[googlead tip=”vertical_mic”]Asian financial markets continued their decline on Tuesday, after a Monday black day performed by American and European stock markets.
Asian financial markets continued their decline on Tuesday, after a Monday black day performed by American and European stock markets, despite the mobilization of leaders and governors of central banks were trying to calm the markets concerns regarding the specter of a new crisis, according to AFP.
Hong Kong SE fell by 7.24%
Tokyo Stock Exchange registered a fall of over 4% in mid-session, the stock exchange in Hong Kong fell by 7.24% after session opening, the Sydney Stock Exchange registered a 5% lost and Seoul a 4.2% lost.
[googlead tip=”vertical_mediu” aliniat=”dreapta”] “Asians are acting emotionally instead of looking rationally at the situation. It is a general panic, ” said Chris Weston from IG Markets, based in Melbourne.
Oil quotations continued to drop.
Oil quotations continued to drop during electronic trades conducted on Asian markets, a barrel of oil “light sweet crude” with delivery in September fell below $80 while Brent crude oil barrel tested the threshold of 100 dollars.
Gold price reached a new high record in Hong Kong.
Gold continues to enjoy its status of value of refuge. Tuesday, an ounce of gold reached a new high record on Hong Kong Stock Exchange, 1,726.30-1,727.30 dollars after Monday 1720 dollars threshold.
Financial markets still suffer from the shockwaves of the last Friday historic decision when Standard and Poor’s has downgraded the U.S. “AAA” rating to “AA+”.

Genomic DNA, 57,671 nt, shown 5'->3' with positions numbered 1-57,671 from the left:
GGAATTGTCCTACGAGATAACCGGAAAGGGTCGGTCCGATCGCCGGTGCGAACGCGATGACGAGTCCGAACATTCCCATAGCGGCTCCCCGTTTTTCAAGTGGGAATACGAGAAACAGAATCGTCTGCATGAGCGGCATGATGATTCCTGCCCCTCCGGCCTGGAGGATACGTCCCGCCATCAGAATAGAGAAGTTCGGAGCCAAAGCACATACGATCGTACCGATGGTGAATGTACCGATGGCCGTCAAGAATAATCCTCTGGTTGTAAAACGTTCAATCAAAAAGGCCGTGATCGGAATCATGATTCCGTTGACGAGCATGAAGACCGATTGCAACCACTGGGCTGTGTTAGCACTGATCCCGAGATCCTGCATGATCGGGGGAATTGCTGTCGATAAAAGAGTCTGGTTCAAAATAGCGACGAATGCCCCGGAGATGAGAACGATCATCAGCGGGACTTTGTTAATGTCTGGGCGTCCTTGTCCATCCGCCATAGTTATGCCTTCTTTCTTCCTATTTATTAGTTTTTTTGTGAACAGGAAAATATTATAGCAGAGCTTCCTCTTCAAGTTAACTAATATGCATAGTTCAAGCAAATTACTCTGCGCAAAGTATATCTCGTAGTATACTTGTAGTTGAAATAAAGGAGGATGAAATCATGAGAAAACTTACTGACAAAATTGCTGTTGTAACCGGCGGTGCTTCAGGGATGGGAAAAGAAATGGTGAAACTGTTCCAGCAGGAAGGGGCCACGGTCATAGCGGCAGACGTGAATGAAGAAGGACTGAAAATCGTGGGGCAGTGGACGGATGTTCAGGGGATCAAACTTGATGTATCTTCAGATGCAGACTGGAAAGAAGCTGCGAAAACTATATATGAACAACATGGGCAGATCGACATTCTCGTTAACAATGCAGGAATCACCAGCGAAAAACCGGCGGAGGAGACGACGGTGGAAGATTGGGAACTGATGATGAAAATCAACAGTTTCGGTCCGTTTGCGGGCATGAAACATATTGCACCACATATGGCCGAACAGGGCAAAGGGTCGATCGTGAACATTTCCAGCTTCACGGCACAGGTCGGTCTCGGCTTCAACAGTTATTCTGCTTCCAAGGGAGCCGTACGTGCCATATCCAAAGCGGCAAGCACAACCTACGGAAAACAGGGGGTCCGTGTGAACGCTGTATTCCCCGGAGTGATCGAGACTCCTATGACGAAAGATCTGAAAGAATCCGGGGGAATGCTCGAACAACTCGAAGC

The S & P’s decision came along with a huge list of disappointing U.S. economic indicators and the fears about sovereign debt crisis evolution in Europe.
[googlead tip=”lista_mare” aliniat=”stanga”]Yesterday, the New York Stock Exchange recorded the worst session since December 2008. The Dow Jones fell 5.55% to end below 11,000 for the first time in the last 10 months. Panic has spread to the other side of the Atlantic. Frankfurt Stock Exchange fell by 5.02%, Paris dropped by 4.68% and London ended down 3.39%.
Pressed to come up with a concerted response to the euro area crisis and to the signs of slowing U.S. economy, the world’s richest countries leaders were not spared. Monday morning, shortly before the opening of European markets sessions, the G20 said they were ready to act in a coordinated manner to stabilize financial markets and protect economic growth. A little later, leaders and central bank governors from G7 said they would cooperate to counter excessive exchange rate movements. In its turn, the European Central Bank announced Sunday that it will purchase public bonds from secondary market.